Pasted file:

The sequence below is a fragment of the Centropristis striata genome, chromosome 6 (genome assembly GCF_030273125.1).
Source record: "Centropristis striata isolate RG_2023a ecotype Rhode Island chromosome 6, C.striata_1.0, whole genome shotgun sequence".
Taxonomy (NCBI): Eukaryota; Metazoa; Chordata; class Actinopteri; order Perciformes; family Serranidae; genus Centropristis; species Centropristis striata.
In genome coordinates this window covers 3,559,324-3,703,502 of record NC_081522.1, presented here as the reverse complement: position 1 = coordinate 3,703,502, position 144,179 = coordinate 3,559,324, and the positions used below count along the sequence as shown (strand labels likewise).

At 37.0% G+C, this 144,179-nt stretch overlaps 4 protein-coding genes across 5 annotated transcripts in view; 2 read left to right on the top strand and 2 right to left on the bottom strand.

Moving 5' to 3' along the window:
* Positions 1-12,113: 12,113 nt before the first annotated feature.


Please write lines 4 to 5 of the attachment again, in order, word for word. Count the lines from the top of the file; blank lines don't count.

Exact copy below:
In genome coordinates this window covers 3,559,324-3,703,502 of record NC_081522.1, presented here as the reverse complement: position 1 = coordinate 3,703,502, position 144,179 = coordinate 3,559,324, and the positions used below count along the sequence as shown (strand labels likewise).

At 37.0% G+C, this 144,179-nt stretch overlaps 4 protein-coding genes across 5 annotated transcripts in view; 2 read left to right on the top strand and 2 right to left on the bottom strand.